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HQ 085409

December 28, 1989

CLA-2 CO:R:C:G 085409 WAW


TARIFF NO.: 9503.41.1000

M. Barry Levy, Esq.
Sharretts, Paley, Carter & Blauvelt, P.C. 67 Broad Street
New York, NY 10004

RE: Classification of "Bear Bellies"

Dear Mr. Levy:

This ruling is in response to your letter dated August 31, 1989, requesting the tariff classification of "Bear Bellies," under the Harmonized Tariff Schedule of the United States Annotated (HTSUSA). Samples were submitted with your request.


The subject merchandise, known as a "Bear Belly," consists of two components. One component is a toy bear that measures approximately 8-3/4 inches in height, 9-1/4 inches in width at its widest point, and 5-1/4 inches in depth at its deepest point. The front legs of the bear extend sideways from the torso to give the appearance of arms and its rear legs protrude forward in such a manner as to enable the bear to sit up when placed on a flat surface. The bear's stomach area contains a cylindrical hole which holds the other component of the Bear Belly. The hole has a diameter of approximately 2-1/4 inches. The bear is completely covered with a plush furry fabric except for its facial features and has a ribbon tied in a bow around its neck. The bear is stuffed with filler materials.

The other component of the Bear Belly is a small toy which fits snugly in the hole situated in the stomach area of the toy bear. There are four different types of toys that can be fit into the stomach area: one toy emits a sound when it is squeezed, another one rattles when it is shaken, a third has a plastic mirror, and the fourth has a plastic figure of a bear that spins around inside a sealed plastic spherical container. Each tummy toy is at least partially covered with a plush furry fabric that complements the covering of its corresponding toy bear. The tummy toys may be removed and reinserted into the bears' stomachs, but they cannot be completely separated from their respective bears since they are attached to each bear by a ribbon.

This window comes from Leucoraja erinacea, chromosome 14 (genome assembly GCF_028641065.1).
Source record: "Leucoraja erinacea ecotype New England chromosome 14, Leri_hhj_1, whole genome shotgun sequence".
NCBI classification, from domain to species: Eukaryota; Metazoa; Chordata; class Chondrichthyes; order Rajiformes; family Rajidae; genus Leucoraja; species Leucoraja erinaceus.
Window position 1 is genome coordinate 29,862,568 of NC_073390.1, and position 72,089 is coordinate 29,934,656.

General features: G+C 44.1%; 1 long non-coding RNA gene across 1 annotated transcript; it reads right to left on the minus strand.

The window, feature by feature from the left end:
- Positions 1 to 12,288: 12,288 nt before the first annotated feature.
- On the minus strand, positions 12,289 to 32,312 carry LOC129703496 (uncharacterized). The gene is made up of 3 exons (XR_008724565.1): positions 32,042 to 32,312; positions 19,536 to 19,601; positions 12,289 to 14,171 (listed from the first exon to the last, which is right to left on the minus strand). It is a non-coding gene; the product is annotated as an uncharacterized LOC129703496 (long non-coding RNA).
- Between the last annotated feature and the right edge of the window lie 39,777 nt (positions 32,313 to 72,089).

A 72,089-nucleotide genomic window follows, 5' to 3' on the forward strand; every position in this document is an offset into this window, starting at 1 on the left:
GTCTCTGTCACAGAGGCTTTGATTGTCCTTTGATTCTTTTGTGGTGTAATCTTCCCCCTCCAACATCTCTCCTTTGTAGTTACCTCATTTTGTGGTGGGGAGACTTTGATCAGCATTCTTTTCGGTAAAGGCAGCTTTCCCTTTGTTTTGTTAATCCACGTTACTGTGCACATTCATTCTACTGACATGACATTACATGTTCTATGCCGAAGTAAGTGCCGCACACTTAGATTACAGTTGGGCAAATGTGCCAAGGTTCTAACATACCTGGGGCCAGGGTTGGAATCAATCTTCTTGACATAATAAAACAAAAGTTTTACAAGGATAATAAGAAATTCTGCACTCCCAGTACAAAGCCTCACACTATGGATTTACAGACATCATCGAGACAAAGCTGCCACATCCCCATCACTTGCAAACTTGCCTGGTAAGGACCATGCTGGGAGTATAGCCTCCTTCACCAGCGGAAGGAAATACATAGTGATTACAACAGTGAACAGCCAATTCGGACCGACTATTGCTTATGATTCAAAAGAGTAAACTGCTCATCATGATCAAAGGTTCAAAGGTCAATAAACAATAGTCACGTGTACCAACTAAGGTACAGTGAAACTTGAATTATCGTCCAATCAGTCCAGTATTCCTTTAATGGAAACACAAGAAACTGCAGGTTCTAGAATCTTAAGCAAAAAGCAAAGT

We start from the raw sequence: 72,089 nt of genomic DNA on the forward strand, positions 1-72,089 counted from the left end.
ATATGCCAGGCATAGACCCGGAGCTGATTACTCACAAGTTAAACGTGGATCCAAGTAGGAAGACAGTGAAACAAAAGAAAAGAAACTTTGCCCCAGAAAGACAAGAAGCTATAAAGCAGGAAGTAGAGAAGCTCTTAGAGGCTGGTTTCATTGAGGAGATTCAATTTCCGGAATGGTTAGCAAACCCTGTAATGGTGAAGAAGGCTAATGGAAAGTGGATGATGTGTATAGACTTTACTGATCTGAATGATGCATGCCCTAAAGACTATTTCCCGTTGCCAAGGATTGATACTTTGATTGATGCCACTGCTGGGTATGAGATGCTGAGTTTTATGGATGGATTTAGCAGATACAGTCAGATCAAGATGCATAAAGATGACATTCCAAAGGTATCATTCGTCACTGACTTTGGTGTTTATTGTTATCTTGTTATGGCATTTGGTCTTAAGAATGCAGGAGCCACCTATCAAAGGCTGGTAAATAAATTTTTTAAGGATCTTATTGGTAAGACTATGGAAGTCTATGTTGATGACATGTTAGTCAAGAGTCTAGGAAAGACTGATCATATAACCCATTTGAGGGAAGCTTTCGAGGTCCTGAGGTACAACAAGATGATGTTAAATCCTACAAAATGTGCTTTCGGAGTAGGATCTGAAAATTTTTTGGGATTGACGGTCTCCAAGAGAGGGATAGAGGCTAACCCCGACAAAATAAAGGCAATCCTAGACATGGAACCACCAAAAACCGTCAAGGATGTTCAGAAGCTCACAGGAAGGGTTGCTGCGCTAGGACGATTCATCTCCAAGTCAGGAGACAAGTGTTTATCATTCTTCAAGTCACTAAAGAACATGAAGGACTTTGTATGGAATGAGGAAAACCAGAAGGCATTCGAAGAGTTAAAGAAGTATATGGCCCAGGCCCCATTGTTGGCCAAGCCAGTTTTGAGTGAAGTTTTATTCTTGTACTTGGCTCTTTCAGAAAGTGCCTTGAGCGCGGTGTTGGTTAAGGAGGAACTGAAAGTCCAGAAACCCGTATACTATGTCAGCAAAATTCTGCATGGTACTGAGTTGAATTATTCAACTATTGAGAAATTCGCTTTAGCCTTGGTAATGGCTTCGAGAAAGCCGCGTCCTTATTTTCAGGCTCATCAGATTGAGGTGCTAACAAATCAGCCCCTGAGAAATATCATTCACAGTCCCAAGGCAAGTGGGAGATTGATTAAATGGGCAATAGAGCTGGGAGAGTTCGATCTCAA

What is the proper classification of the sample merchandise under the HTSUSA?


The General Rules of Interpretation (GRI's) set forth the manner in which merchandise is to be classified under the HTSUSA. GRI 1 requires that classification be determined first according to the terms of the headings of the tariff and any relative section or chapter notes and, unless otherwise required, according to the remaining GRI's, taken in order.

When goods are prima facie classifiable under two or more headings GRI 3 is applicable. In this case classification is determined by application of GRI 3(b) which provides for the classification of composite goods. GRI 3(b) states that:

Mixtures, composite goods consisting of different materials or made up of different components, and goods put up in sets for retail sale, which cannot be classified by reference to 3(a), shall be classified as if they consisted of the material or component which gives them their essential character, insofar as this criterion is applicable.

The Explanatory Notes constitute the official interpretation of the tariff at the international level. Explanatory Note (IX) to GRI 3(b) states the following: